Genome editing of the human embryo could hinder the ongoing research that involve gene editing of somatic cells that hold promise for therapeutic development. As rightly pointed out by Edward Lanphier et al [4], the public outcry about the ethical breach of human embryo genome editing could hinder the promising area of therapeutic development that are involved in making genetic changes in somatic cells. And there should be an open discussion around the appropriate action should a compelling case arise for therapeutic benefit of germline modification [4].

The nuclease may not be as efficient. The nuclease may not necessarily cleave both copies of the target gene or the cells may start dividing before the corrections are completed, resulting in genetic mosaic [4]. Mosaicism is the presence of the populations of somatic cells that are genetically distinct in an organism. Mosaicism is frequently masked. However, mosaicism can cause major phenotypic changes and reveal the expression of lethal genetic mutations [15]. Some of the genetic disorders that result from mosaicism include: Down syndrome, Klinefelter syndrome and Turner syndrome.

CRISPR-Cas9 genome editing technology to an embryo is a very risky affair. Researchers may not be in a position to determine, with precision, the effect of such procedures before birth. Lanphier opines that the quality control can be performed only on a subset of cells. This limitation shows that it may be impossible to know the effect of genetic modification of an embryo with precision until after birth. Even then, potential problems may take years to surface [4].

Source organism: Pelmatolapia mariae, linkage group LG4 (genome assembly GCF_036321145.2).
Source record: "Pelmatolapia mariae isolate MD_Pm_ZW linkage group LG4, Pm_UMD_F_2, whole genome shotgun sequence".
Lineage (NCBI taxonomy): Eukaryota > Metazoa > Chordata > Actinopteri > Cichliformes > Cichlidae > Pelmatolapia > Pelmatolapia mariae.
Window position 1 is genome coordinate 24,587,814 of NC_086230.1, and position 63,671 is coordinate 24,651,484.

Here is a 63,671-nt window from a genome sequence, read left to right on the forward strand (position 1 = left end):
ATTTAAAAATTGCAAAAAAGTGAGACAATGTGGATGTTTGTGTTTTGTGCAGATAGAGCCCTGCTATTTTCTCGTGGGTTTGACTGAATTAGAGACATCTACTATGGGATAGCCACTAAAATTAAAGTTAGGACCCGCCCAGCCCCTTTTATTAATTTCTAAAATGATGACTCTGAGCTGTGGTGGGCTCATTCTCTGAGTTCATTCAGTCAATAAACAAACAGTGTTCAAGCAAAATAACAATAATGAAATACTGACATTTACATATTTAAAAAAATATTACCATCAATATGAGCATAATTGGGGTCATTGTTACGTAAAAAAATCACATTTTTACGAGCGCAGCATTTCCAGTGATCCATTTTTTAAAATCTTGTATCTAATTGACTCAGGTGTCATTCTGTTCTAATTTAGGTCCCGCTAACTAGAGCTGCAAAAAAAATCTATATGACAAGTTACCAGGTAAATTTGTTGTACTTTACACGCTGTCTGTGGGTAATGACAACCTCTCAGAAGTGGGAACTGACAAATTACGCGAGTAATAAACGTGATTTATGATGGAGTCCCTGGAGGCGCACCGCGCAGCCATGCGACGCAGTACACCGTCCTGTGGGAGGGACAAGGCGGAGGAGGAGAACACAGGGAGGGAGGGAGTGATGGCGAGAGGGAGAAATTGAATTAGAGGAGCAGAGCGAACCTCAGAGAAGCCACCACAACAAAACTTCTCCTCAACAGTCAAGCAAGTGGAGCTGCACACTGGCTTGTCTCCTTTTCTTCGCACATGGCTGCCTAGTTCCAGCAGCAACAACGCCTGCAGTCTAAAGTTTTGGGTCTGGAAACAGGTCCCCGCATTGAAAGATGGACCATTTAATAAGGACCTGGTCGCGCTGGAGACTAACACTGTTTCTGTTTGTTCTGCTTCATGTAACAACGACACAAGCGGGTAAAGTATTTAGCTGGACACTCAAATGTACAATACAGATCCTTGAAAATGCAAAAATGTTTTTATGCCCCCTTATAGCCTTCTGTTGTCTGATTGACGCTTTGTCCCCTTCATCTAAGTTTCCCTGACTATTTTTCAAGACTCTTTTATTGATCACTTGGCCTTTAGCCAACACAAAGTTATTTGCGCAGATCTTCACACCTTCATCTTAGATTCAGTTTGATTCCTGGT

Another question that may arise regarding the embryo genome editing using CRISPR-Cas9 editing technology is the fate of the child produced by such technologies? While it is clear that people’s informed consent is secured before genetically engineered somatic cells are used in clinical research, it is not clear what information would be needed from the prospective parents to adequately inform them about the risks involved in germline modification [4].

The scientific community should engage in a dialogue to establish guidelines of research involving genetic modification of human germ cells. The discussions should involve stakeholders in different fields: the general public, scientists, bioethicists, public policy and legal experts. The discussion should make a clear distinction between genome editing in germ cells and in somatic cells. The significant progress being made in clinical development of approaches to cure deleterious diseases should not be impeded by concerns regarding the ethical implications of germline editing [3].

A voluntary moratorium should be called on genetic modification of human germ cells. The US National Institute of Health has taken the lead in calling moratorium on genome editing of human embryos. Earlier this year, the director of US National Institutes of Health, Francis Collins issued a statement that banned NIH-funded research into genomic editing of human embryos [16]. Other countries should follow suit. A moratorium has been the kernel of debate among the members of the scientific community.